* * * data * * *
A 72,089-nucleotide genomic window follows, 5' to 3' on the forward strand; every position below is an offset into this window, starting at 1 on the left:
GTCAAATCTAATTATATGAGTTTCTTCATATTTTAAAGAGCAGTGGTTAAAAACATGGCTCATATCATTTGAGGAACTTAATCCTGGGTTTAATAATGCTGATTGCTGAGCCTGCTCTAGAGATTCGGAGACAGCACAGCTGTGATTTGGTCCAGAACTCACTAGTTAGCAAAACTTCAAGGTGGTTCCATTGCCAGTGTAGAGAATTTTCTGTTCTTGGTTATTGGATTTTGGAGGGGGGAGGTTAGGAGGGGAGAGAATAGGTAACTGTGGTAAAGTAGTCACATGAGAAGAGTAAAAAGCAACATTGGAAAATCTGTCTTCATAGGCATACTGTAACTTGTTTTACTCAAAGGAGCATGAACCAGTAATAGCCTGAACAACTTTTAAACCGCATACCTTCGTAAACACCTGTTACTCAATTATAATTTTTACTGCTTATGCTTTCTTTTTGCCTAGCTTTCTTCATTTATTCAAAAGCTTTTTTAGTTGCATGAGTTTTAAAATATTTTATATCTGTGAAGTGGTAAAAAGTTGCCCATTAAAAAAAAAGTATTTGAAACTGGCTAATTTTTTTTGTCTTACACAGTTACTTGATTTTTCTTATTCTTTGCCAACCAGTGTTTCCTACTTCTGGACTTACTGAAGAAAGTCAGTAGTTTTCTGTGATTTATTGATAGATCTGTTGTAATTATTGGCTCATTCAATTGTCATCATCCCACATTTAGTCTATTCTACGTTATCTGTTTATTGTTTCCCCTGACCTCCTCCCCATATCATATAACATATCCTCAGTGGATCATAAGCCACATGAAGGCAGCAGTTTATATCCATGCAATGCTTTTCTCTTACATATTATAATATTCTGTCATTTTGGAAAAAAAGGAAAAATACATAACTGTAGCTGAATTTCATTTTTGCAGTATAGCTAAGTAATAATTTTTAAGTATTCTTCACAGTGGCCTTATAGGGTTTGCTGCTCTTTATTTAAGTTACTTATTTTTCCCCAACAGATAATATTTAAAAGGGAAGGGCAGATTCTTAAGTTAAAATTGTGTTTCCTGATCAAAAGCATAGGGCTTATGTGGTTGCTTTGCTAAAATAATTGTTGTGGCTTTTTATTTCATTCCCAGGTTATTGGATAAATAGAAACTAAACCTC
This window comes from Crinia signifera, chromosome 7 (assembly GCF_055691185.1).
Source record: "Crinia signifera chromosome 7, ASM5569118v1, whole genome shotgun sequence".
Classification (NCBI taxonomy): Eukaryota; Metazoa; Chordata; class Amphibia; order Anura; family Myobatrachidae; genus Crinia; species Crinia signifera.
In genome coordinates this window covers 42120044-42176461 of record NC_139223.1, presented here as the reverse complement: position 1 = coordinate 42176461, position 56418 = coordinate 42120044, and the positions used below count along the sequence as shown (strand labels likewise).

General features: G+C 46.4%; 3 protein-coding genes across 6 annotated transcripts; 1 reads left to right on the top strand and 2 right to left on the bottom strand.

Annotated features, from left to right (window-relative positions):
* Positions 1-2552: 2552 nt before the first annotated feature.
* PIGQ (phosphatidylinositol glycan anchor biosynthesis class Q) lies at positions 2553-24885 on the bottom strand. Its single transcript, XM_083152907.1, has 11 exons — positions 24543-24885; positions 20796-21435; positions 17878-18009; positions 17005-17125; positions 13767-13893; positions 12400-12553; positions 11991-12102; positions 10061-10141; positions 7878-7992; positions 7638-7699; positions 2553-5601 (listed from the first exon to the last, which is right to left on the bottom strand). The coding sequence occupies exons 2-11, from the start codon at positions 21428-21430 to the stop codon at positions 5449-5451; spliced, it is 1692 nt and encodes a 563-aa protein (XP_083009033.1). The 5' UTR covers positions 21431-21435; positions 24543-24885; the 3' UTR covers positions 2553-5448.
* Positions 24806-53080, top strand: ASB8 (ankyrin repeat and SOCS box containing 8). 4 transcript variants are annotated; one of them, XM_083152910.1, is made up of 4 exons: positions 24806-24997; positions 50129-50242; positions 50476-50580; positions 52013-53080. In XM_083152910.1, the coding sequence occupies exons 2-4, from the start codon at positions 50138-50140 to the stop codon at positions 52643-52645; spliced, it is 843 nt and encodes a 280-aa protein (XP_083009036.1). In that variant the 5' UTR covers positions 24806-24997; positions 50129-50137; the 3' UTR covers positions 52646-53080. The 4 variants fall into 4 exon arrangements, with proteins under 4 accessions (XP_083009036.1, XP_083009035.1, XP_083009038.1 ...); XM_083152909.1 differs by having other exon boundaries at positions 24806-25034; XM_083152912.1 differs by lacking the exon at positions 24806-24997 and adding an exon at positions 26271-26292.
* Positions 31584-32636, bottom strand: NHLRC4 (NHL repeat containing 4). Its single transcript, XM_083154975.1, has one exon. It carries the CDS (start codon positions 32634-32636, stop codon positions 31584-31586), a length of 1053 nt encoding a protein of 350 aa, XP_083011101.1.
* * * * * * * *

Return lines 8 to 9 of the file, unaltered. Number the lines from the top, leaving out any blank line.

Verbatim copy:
Annotated features, from left to right (window-relative positions):
* Positions 1-2552: 2552 nt before the first annotated feature.